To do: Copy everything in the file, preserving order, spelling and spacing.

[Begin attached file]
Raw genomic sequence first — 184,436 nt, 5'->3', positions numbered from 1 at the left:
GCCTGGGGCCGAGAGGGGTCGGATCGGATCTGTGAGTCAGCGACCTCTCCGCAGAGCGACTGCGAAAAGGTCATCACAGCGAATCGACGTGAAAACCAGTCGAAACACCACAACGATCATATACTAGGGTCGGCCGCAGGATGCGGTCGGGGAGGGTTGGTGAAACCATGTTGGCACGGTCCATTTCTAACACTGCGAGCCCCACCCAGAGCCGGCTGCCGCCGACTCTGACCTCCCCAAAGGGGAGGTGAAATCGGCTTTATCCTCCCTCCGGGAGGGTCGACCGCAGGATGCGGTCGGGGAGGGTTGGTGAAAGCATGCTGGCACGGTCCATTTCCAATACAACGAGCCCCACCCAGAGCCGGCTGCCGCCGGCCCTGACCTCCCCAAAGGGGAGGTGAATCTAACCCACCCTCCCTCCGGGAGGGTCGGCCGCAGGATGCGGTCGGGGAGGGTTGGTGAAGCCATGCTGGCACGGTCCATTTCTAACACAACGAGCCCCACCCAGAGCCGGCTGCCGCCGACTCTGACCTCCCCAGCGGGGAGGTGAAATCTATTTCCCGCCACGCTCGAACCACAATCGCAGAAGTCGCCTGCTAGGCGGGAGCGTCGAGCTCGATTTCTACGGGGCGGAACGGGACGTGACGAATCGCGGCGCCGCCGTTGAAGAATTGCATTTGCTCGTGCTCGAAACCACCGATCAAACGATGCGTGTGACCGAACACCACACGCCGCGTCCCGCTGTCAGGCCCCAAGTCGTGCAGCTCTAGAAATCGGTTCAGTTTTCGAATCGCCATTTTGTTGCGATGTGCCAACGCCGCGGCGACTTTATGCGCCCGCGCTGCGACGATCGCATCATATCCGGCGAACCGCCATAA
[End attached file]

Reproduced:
Raw genomic sequence first — 184,436 nt, 5'->3', positions numbered from 1 at the left:
GCCTGGGGCCGAGAGGGGTCGGATCGGATCTGTGAGTCAGCGACCTCTCCGCAGAGCGACTGCGAAAAGGTCATCACAGCGAATCGACGTGAAAACCAGTCGAAACACCACAACGATCATATACTAGGGTCGGCCGCAGGATGCGGTCGGGGAGGGTTGGTGAAACCATGTTGGCACGGTCCATTTCTAACACTGCGAGCCCCACCCAGAGCCGGCTGCCGCCGACTCTGACCTCCCCAAAGGGGAGGTGAAATCGGCTTTATCCTCCCTCCGGGAGGGTCGACCGCAGGATGCGGTCGGGGAGGGTTGGTGAAAGCATGCTGGCACGGTCCATTTCCAATACAACGAGCCCCACCCAGAGCCGGCTGCCGCCGGCCCTGACCTCCCCAAAGGGGAGGTGAATCTAACCCACCCTCCCTCCGGGAGGGTCGGCCGCAGGATGCGGTCGGGGAGGGTTGGTGAAGCCATGCTGGCACGGTCCATTTCTAACACAACGAGCCCCACCCAGAGCCGGCTGCCGCCGACTCTGACCTCCCCAGCGGGGAGGTGAAATCTATTTCCCGCCACGCTCGAACCACAATCGCAGAAGTCGCCTGCTAGGCGGGAGCGTCGAGCTCGATTTCTACGGGGCGGAACGGGACGTGACGAATCGCGGCGCCGCCGTTGAAGAATTGCATTTGCTCGTGCTCGAAACCACCGATCAAACGATGCGTGTGACCGAACACCACACGCCGCGTCCCGCTGTCAGGCCCCAAGTCGTGCAGCTCTAGAAATCGGTTCAGTTTTCGAATCGCCATTTTGTTGCGATGTGCCAACGCCGCGGCGACTTTATGCGCCCGCGCTGCGACGATCGCATCATATCCGGCGAACCGCCATAA